MoNSTR-seq, a restriction site-associated DNA sequencing technique to characterize Agrobacterium-mediated transfer-DNA insertions in Phomopsis longicolla
Phomopsis longicolla (Hobbs) causes Phomopsis seed decay and stem lesions in soybean (Glycine max). In this study, a novel, high-throughput adaptation of RAD-seq termed MoNSTR-seq (Mutation analysis via Next-generation DNA Sequencing of T-DNA Regions) was developed to determine the genomic location of T-DNA insertions in P. longicolla mutants. Insertional mutants were created via Agrobacterium tumefaciens-mediated transformation, and one mutant, strain PL343, was further investigated due to impaired stem lesion formation. Mutation analysis via Next-generation DNA Sequencing of T-DNA Regions, in which DNA libraries are created with two distinct restriction enzymes and customized adapters to simultaneously enrich both T-DNA insertion borders, was developed to characterize the genomic lesion in strain PL343. MoNSTR-seq successfully identified a T-DNA insertion in the predicted promoter region of a gene encoding a cellobiose dehydrogenase (CDH1), and the position of the T-DNA insertion in strain PL343 was confirmed by Sanger sequencing. Thus, MoNSTR-seq represents an effective tool for molecular genetics in P. longicolla, and is readily adaptable for use in diverse fungal species.Significance and Impact of the Study:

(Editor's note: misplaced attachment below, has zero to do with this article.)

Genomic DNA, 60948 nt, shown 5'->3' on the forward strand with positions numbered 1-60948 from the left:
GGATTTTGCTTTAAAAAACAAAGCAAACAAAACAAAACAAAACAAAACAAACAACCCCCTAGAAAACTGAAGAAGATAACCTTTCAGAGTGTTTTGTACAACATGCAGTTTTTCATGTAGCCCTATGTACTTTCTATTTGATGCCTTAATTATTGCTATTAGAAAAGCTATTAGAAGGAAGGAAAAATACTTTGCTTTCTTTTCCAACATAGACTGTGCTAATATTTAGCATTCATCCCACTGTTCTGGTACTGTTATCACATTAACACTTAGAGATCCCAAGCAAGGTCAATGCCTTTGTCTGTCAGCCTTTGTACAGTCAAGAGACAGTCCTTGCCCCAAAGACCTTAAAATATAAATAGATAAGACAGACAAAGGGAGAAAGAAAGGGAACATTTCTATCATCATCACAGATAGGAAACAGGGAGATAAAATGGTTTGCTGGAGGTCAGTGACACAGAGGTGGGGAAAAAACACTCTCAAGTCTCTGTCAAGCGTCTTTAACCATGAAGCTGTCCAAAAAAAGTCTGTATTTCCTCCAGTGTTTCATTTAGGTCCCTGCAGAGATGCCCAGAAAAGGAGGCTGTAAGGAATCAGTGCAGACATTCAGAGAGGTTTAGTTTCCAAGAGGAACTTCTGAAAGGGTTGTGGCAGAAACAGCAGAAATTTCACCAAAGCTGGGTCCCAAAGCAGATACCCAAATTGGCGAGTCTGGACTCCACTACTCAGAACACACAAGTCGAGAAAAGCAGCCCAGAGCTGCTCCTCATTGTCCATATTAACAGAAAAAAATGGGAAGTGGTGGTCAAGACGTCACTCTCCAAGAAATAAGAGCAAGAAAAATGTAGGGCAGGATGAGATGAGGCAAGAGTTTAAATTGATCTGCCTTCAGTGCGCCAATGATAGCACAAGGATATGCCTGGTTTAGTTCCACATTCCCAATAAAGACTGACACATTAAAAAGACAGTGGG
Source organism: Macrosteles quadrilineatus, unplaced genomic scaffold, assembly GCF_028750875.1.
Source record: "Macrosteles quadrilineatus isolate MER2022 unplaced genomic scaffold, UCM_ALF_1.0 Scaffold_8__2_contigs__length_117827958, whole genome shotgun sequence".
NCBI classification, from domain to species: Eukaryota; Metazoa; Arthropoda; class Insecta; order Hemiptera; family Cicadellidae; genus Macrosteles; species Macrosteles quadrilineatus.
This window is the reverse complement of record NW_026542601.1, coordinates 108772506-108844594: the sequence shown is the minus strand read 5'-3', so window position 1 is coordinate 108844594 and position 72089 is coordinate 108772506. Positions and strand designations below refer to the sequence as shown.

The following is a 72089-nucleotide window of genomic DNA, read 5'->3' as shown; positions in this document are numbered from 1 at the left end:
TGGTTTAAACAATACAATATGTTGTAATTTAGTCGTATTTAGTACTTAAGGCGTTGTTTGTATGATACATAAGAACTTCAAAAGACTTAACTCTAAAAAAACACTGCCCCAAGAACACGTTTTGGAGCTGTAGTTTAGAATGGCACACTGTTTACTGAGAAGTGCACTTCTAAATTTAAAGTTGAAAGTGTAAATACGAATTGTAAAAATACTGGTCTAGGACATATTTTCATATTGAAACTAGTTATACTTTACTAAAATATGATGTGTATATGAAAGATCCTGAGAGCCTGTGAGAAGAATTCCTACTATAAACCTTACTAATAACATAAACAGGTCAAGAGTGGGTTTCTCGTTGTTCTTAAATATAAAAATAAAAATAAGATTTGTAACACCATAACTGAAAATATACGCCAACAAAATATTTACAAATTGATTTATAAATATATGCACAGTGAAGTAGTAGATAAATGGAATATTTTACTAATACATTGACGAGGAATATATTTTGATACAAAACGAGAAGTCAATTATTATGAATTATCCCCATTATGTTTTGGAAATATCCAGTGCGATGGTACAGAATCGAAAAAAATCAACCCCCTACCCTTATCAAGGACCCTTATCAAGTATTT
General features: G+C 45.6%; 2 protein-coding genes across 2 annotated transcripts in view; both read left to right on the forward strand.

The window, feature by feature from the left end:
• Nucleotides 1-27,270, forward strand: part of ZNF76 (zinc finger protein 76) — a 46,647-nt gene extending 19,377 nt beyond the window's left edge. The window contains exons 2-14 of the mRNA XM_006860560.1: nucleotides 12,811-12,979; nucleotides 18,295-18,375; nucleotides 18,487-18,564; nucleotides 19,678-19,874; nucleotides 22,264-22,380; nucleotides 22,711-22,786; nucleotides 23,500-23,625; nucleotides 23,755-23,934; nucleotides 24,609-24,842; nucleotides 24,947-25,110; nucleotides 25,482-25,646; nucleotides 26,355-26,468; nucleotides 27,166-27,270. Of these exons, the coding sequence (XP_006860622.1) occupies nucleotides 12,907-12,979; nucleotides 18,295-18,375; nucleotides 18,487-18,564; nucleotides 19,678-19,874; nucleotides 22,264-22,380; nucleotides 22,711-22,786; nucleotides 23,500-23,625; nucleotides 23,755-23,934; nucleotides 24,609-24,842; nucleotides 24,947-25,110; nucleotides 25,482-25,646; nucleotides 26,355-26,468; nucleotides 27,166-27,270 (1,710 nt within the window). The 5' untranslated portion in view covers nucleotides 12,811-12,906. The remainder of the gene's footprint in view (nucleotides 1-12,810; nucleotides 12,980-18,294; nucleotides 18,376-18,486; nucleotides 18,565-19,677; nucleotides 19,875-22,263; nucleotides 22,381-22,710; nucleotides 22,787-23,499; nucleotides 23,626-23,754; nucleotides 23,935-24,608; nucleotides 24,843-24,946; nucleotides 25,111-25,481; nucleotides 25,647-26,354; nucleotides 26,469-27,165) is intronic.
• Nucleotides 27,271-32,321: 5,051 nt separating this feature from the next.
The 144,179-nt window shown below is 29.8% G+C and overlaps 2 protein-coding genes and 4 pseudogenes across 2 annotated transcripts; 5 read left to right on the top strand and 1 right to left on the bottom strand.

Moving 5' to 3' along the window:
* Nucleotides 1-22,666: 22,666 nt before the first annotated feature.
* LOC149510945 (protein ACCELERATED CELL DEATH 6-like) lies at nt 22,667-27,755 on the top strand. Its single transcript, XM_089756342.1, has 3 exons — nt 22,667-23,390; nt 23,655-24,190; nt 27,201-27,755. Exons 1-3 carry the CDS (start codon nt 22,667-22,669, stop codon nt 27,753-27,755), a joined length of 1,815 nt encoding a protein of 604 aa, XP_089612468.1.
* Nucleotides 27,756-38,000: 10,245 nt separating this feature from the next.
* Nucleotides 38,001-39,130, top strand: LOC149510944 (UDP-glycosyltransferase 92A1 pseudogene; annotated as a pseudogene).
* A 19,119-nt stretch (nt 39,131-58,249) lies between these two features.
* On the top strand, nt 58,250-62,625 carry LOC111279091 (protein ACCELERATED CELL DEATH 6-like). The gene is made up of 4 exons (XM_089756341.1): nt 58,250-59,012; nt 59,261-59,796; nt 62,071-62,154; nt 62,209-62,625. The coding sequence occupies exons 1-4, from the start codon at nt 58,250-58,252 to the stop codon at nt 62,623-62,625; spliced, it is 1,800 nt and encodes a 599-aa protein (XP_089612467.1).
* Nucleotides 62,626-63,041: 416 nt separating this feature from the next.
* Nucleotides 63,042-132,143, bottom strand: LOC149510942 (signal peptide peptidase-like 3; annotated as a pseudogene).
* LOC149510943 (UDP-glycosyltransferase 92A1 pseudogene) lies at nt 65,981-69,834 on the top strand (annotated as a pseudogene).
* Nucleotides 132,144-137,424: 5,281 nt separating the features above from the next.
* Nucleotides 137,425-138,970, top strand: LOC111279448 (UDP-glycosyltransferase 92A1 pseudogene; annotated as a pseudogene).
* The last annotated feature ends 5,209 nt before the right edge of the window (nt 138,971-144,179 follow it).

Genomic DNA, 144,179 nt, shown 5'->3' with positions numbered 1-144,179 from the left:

This study describes MoNSTR-seq (Mutation analysis via Next-generation DNA Sequencing of T-DNA Regions), an adaptation of restriction site-associated DNA sequencing (RAD-seq) to identify the position of transfer-DNA (T-DNA) insertions in the genome of Phomopsis longicolla, an important pathogen of soybean. The technique enables high-throughput characterization of mutants generated via Agrobacterium tumefaciens-mediated transformation (ATMT), thus accelerating gene discovery via forward genetics. This technique represents a significant advancement over existing approaches to characterize T-DNA insertions in fungal genomes. With minor modifications, this technique could be easily adapted to taxonomically diverse fungal pathogens and additional mutagenesis cassettes.